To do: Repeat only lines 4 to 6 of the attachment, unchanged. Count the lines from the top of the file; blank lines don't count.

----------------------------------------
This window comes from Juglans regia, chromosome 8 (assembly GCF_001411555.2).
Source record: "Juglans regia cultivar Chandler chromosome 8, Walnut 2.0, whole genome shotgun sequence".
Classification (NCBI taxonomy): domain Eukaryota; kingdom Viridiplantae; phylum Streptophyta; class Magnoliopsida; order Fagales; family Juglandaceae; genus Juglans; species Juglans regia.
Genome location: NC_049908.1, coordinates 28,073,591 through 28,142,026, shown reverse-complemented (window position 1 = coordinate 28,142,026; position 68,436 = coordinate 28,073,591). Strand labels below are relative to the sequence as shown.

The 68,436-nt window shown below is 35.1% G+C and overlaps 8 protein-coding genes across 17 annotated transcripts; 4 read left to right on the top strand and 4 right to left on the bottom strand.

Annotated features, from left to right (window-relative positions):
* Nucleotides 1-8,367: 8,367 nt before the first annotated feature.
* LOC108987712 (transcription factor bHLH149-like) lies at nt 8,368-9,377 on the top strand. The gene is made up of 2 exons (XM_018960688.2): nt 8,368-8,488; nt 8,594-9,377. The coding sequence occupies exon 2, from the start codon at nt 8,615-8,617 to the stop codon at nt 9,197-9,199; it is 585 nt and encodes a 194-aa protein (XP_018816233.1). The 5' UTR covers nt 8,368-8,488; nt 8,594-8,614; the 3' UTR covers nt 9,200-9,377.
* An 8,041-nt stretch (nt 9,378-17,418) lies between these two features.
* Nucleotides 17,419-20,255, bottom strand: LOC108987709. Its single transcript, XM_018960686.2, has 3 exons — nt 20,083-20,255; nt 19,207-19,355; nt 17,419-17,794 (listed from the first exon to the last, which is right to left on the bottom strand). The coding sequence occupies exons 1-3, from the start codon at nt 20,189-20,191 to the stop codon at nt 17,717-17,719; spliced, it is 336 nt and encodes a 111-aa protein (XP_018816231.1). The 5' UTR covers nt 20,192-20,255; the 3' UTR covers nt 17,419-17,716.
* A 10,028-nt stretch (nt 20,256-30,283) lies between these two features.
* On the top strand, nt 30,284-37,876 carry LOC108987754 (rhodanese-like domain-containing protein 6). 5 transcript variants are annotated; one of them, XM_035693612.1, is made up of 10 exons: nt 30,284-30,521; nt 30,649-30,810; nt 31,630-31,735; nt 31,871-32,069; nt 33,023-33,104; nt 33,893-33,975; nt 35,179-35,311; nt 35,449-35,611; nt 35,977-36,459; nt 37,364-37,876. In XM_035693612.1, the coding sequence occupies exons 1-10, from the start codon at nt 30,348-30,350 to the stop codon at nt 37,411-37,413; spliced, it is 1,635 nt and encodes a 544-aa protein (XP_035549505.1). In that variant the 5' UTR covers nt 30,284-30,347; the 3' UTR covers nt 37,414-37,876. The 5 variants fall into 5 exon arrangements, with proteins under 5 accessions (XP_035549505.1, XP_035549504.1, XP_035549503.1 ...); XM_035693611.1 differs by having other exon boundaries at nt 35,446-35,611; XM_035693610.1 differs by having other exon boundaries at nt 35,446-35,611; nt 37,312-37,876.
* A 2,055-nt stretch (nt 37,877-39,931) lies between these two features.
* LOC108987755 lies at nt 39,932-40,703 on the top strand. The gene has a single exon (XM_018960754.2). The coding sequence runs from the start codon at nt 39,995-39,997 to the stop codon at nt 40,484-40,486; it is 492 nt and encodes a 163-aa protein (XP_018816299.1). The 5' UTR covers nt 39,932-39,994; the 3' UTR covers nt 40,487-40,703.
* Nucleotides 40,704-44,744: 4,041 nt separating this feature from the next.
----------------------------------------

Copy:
Genome location: NC_049908.1, coordinates 28,073,591 through 28,142,026, shown reverse-complemented (window position 1 = coordinate 28,142,026; position 68,436 = coordinate 28,073,591). Strand labels below are relative to the sequence as shown.

The 68,436-nt window shown below is 35.1% G+C and overlaps 8 protein-coding genes across 17 annotated transcripts; 4 read left to right on the top strand and 4 right to left on the bottom strand.

Annotated features, from left to right (window-relative positions):